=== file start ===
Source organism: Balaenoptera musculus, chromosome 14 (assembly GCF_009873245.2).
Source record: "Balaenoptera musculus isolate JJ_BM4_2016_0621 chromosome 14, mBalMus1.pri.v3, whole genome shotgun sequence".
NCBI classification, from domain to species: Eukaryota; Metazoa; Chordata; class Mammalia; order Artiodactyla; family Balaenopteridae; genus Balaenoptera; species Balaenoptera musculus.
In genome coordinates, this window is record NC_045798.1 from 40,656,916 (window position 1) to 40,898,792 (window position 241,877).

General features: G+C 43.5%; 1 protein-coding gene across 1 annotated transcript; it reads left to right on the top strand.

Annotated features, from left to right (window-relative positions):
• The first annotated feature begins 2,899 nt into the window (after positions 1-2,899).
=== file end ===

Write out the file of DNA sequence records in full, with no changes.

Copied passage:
Source organism: Balaenoptera musculus, chromosome 14 (assembly GCF_009873245.2).
Source record: "Balaenoptera musculus isolate JJ_BM4_2016_0621 chromosome 14, mBalMus1.pri.v3, whole genome shotgun sequence".
NCBI classification, from domain to species: Eukaryota; Metazoa; Chordata; class Mammalia; order Artiodactyla; family Balaenopteridae; genus Balaenoptera; species Balaenoptera musculus.
In genome coordinates, this window is record NC_045798.1 from 40,656,916 (window position 1) to 40,898,792 (window position 241,877).

General features: G+C 43.5%; 1 protein-coding gene across 1 annotated transcript; it reads left to right on the top strand.

Annotated features, from left to right (window-relative positions):
• The first annotated feature begins 2,899 nt into the window (after positions 1-2,899).